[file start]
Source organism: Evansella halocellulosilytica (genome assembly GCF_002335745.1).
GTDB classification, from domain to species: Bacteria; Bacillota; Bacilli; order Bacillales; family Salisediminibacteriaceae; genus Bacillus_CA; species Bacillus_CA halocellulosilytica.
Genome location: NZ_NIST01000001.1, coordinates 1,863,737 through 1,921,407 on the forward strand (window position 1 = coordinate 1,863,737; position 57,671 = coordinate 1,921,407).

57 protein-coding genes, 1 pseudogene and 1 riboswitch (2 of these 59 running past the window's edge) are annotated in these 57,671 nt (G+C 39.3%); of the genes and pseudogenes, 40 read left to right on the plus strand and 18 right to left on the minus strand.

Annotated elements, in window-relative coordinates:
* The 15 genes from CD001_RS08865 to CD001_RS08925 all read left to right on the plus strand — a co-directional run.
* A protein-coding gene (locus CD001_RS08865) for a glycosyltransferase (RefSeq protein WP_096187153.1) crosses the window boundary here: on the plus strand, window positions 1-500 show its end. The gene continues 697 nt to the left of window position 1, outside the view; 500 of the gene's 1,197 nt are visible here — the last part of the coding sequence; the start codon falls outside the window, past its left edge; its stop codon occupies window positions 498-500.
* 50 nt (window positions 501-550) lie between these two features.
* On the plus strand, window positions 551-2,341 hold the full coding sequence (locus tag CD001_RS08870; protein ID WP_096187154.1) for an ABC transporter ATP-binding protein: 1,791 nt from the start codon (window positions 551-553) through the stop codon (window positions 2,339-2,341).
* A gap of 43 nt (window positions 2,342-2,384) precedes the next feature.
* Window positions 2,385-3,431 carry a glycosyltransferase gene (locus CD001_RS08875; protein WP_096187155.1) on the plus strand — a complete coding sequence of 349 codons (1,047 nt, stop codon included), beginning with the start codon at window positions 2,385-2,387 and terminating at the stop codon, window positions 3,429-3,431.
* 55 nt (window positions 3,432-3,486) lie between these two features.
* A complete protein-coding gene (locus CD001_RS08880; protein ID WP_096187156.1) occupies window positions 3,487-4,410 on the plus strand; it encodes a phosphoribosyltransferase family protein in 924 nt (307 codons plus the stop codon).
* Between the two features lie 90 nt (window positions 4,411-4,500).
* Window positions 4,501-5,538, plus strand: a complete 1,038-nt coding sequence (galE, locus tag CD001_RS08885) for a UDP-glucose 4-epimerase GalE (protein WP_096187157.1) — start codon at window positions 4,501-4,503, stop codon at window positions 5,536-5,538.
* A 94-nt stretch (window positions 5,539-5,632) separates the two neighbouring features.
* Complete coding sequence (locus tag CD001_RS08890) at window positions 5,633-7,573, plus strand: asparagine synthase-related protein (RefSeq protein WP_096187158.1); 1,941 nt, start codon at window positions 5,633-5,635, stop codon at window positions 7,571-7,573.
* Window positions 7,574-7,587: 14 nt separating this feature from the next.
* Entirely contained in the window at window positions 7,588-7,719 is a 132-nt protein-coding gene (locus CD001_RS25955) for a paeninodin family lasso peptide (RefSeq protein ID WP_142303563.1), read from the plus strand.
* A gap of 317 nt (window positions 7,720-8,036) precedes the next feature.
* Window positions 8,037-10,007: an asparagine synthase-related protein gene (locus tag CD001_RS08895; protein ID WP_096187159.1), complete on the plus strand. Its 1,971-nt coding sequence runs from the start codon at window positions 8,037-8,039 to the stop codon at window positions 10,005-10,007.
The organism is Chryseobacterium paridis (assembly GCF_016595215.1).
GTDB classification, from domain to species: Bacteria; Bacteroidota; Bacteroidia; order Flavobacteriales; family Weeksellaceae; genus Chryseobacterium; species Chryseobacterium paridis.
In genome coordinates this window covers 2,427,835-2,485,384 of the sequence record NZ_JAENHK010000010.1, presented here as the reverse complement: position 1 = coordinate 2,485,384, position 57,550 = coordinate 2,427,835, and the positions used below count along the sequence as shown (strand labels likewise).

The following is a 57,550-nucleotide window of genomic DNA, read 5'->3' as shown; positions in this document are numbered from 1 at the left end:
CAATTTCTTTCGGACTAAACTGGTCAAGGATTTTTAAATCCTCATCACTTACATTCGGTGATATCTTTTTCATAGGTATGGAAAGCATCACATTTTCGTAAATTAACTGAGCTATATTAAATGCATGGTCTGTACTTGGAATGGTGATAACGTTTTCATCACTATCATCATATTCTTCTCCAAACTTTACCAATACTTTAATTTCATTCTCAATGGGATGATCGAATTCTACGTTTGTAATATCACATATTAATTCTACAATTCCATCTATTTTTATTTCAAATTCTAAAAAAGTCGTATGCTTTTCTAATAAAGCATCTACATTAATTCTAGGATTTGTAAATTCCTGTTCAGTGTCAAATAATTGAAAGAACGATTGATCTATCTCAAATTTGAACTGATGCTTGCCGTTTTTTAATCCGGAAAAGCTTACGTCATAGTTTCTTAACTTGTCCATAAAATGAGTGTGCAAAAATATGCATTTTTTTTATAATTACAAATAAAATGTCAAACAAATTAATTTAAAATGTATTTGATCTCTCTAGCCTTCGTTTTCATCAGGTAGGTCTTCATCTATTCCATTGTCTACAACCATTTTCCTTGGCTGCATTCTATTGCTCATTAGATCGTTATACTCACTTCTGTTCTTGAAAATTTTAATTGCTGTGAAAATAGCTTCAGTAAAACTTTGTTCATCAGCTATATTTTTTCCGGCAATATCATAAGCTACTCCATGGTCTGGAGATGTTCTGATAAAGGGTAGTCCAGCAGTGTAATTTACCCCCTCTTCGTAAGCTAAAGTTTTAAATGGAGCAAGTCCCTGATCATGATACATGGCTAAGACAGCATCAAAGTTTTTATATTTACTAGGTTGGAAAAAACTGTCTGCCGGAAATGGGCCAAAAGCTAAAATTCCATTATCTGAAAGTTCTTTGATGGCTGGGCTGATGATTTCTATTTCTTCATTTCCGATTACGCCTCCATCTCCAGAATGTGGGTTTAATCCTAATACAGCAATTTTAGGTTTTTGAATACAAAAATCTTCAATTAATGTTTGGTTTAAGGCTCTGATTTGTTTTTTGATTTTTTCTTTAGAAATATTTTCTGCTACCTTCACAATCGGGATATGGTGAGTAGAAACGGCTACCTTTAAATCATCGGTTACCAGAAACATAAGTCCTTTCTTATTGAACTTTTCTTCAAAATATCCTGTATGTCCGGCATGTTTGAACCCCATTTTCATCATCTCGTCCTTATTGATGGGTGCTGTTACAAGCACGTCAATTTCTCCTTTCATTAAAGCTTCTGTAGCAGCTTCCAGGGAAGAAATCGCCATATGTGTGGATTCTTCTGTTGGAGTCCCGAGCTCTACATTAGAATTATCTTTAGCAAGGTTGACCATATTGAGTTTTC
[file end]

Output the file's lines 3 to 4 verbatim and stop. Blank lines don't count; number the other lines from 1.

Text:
Genome location: NZ_NIST01000001.1, coordinates 1,863,737 through 1,921,407 on the forward strand (window position 1 = coordinate 1,863,737; position 57,671 = coordinate 1,921,407).

57 protein-coding genes, 1 pseudogene and 1 riboswitch (2 of these 59 running past the window's edge) are annotated in these 57,671 nt (G+C 39.3%); of the genes and pseudogenes, 40 read left to right on the plus strand and 18 right to left on the minus strand.